Our disc, and other test discs, are about re-creating what the film maker intended. We suggest turning all of this processing off for the best possible picture on Blu-ray. Most of these are included for marketing bullet points. Noise reduction can remove noise from an image, but it also often removes non-noise as well, such as detail. Edge enhancement adjusts the contrast between edges and makes things appear sharper, but it is false detail. Some algorithms are smarter than others. We turn all of these off on our displays.
A lot of tests on the disc are for evaluation. Its what reviewers use to rate displays. Not everything can be fixed. They are great tools when you are shopping around for a new display. Not every display passes every tests. We call it a benchmark for a reason.
If you look at our article about choosing a color space, the same basic principles apply to looking at any setting on your display. You just expand your search space. We've spent hours running through patterns while turning on and off various settings on different TVs, trying to figure out what the setting does. Sadly, Sony is one of the worst at using fanciful names for their settings. Instead of having a "deinterlacing" setting or maybe "film recreation" or "film mode" or something like that, they call it "Digital Reality Creation." It's great as a marketing tool, but it's not helpful if you're trying to figure out what it's doing.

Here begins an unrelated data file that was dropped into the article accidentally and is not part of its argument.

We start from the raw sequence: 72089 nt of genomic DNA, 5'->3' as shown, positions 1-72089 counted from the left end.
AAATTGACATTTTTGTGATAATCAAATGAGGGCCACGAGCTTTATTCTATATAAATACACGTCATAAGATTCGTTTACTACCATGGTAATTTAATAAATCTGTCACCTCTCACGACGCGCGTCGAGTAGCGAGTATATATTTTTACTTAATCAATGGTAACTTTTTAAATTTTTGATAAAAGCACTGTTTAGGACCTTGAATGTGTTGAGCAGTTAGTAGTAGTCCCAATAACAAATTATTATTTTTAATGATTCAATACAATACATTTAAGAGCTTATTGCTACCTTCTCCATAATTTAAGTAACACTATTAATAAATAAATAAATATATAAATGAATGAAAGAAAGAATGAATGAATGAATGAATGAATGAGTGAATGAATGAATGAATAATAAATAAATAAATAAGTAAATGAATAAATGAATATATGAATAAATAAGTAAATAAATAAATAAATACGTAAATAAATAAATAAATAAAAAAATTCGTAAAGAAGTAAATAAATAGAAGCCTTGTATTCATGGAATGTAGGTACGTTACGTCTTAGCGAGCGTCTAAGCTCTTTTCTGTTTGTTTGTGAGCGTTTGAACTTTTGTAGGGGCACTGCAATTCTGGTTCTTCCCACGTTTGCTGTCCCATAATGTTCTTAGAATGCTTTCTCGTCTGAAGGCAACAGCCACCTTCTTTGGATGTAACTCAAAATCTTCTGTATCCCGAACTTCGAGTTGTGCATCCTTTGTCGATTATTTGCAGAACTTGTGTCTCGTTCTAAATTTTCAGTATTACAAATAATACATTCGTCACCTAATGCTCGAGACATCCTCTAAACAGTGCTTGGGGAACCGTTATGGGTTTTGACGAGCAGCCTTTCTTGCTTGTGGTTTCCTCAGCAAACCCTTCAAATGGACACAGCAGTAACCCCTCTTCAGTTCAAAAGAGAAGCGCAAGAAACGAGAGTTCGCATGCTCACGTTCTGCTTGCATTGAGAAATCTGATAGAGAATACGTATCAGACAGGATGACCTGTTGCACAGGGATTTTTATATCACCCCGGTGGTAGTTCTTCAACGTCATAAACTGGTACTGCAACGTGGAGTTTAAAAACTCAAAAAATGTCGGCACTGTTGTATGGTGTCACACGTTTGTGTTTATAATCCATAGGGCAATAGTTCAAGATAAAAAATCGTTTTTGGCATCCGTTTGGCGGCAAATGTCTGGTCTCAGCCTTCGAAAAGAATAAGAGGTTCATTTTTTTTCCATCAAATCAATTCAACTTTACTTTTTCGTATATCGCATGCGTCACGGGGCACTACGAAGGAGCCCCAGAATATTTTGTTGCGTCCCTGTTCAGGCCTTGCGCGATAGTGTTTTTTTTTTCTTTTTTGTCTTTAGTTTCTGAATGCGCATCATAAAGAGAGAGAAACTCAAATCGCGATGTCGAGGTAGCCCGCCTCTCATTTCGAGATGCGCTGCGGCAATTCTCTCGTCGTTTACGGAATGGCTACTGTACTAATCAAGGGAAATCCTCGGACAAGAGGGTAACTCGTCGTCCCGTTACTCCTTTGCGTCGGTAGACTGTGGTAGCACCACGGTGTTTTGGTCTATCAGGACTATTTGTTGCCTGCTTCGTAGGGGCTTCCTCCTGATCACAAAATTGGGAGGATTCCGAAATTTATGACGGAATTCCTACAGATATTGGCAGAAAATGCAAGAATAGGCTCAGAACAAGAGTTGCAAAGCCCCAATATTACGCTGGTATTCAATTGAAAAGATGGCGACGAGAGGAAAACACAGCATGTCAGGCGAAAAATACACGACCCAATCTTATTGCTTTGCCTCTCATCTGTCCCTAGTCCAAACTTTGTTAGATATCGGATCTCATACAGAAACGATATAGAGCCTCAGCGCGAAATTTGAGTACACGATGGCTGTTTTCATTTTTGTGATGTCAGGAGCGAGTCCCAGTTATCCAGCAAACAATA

Their documentation and FAQs are no better. Here's what it says on one Sony site about DRC:
"Adjusts detail and noise for a realistic picture. Below settings are available: